When it is a kids’ meal, in most houses, kutty idli is had with the chutney of the day. It is quite an ideal size for children to pick up and have their meal themselves. Remember, children were always fed till they themselves felt they need to be independent…! What a luxury in those days! No stress on the child to pick up food till at least age four I suppose. (This does not include the occasional feeding that goes on till high school too by ammas and aachis… I enjoy this luxury and love even today when I go home.)But mostly not anymore… sometimes better for good reasons.. children start at a very early age today…

Before getting more nostalgic,  now, these Kutty Idlies are perfect for children to pick up their breakfast, dinner or evening snack themselves and relish it too!

These idlies get a special image lift, when they are soaked in sambar – the tangy lentil curry. The Sambar version can be altered to preferences, spicy, tangy or subtle in flavours or just with more lentle suitable for children. As they are soaked in hot sambar, the soft idlies become softer, easier for elders as well. The sambar here is not the usual sambar, it tastes the best with Araichu Vitta Sambar – Sambar made with freshly ground spices.

Here, I have tried to give the same flavour of Araichchu Vitta Sambar with the same Amma’s Sambar Powder with ground coconut and coriander seeds.

This complete meal is called Sambar Idly – idlies soaked in Sambar. Do not make the mistake of ordering Idly Sambar in a restaurant keeping in mind idlies soaked in Sambar. When it is Idly Sambar, you are served normal idlies with chutney and sambar. When it is Sambar Idly, you got it right!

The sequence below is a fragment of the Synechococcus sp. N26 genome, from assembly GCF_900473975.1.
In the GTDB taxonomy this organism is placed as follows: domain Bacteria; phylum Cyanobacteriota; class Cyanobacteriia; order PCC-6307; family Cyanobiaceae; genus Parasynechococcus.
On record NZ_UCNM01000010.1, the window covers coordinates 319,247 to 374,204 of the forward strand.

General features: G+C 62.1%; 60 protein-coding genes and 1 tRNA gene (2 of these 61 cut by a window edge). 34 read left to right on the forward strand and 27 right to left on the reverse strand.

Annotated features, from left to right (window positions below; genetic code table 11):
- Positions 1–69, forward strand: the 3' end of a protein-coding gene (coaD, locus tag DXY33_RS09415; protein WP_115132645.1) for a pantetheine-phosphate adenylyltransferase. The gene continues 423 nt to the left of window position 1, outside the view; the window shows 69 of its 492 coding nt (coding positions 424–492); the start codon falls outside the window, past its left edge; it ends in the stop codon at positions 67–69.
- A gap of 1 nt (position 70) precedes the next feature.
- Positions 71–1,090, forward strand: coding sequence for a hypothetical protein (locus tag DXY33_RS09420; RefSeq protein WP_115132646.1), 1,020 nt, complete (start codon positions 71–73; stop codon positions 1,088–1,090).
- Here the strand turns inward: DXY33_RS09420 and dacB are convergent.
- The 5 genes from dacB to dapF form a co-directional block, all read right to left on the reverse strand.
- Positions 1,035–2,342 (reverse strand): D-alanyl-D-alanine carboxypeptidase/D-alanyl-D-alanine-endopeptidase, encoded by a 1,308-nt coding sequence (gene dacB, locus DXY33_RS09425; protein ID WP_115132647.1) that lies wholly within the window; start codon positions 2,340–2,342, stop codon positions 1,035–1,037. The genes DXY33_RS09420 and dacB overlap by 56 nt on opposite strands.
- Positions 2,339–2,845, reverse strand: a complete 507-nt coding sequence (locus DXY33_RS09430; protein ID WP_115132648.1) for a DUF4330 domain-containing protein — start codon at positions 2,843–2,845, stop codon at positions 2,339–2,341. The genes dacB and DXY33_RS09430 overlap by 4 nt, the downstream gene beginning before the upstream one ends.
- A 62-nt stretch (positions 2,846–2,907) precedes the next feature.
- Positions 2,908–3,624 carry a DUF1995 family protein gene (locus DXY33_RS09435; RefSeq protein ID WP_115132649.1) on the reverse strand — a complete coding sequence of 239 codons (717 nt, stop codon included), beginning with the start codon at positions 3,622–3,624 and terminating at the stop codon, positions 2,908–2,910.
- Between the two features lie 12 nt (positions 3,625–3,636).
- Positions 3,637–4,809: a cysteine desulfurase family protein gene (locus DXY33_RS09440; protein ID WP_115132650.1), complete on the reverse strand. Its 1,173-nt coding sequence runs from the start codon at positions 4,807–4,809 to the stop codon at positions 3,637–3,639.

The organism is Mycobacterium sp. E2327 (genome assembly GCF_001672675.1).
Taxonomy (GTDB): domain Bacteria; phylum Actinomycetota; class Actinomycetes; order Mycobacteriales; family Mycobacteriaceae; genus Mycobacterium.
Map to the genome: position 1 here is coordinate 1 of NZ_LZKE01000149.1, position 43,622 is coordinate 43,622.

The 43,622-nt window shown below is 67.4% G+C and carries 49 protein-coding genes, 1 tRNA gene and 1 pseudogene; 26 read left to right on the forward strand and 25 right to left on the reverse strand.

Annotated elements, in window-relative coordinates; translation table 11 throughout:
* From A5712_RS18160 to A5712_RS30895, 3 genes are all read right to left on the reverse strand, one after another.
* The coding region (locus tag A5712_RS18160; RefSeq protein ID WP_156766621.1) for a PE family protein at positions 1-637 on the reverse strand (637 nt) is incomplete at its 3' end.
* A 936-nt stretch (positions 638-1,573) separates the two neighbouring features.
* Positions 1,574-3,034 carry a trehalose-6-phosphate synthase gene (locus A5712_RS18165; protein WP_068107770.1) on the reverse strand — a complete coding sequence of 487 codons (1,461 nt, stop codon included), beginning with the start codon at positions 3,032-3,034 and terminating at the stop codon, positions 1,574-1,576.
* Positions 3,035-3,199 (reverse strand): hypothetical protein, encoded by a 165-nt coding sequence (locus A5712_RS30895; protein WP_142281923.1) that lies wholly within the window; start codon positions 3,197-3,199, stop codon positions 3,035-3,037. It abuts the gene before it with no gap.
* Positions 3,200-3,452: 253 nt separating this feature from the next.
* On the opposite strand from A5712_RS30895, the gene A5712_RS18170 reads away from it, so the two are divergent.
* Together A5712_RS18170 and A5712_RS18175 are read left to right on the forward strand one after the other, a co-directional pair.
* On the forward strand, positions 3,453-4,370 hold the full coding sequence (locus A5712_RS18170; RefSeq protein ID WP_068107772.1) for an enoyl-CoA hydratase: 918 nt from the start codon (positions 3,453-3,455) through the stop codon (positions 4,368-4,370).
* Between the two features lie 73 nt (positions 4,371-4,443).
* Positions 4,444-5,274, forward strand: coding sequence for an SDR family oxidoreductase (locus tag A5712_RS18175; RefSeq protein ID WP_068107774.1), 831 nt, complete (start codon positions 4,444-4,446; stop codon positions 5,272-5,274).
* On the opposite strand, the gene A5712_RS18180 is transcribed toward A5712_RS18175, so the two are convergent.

Sambar Idly



Kutty Idlies

Things needed for Kutty Idlies-
Kutty Idli Mould – mine makes 18
Idli batter – see

fresh batter



Steam idlies in the mould or those without the mould can use very small bowls as moulds. Or just cut the normal idlies into four or six pieces… the idlies to be soaked in sambar is what matters after all!



Thengai Araitha Sambar

  1. We would need atleast 3 to 4 cups of sambar to soak one set of idlis (18)
  2. Check the recipe of sambar at Make 1/2 quantity of the sambar to be enough for soaking idlis
    Make Sambar with no vegetables This sambar is made with only shallots and it is called Vengaya Sambar- In general, the sambar to go with rice has vegetables in it but the kuzhambu/gravy/curry to go with idlies and dosais are made with shallots and no vegetables; keeping all the other ingredients like tomatoes, tamarind, sambar powder and lentils intact
  3. This Sambar is less time-consuming with no added vegetables and shallots cook very fast
  4. Roast 3 tsp grated coconut with 2 tsp coriander seeds till coconut becomes golden brown. Grind into coarse powder
  5. When shallots are cooked in tamarind-sambar powder and the already cooked lentil is added, bring the kuzhambu to a boil. Now, add the ground coconut-coriander powder and let the Sambar boil till the raw smell of coriander is gone
  6. Garnish with coriander leaves and asafoetida and sambar is ready




Sambar Idly

Place the steamed kutty idlies in a wide bowl and pour hot Sambar and let it soak for at least ten minutes
Serve in small bowls.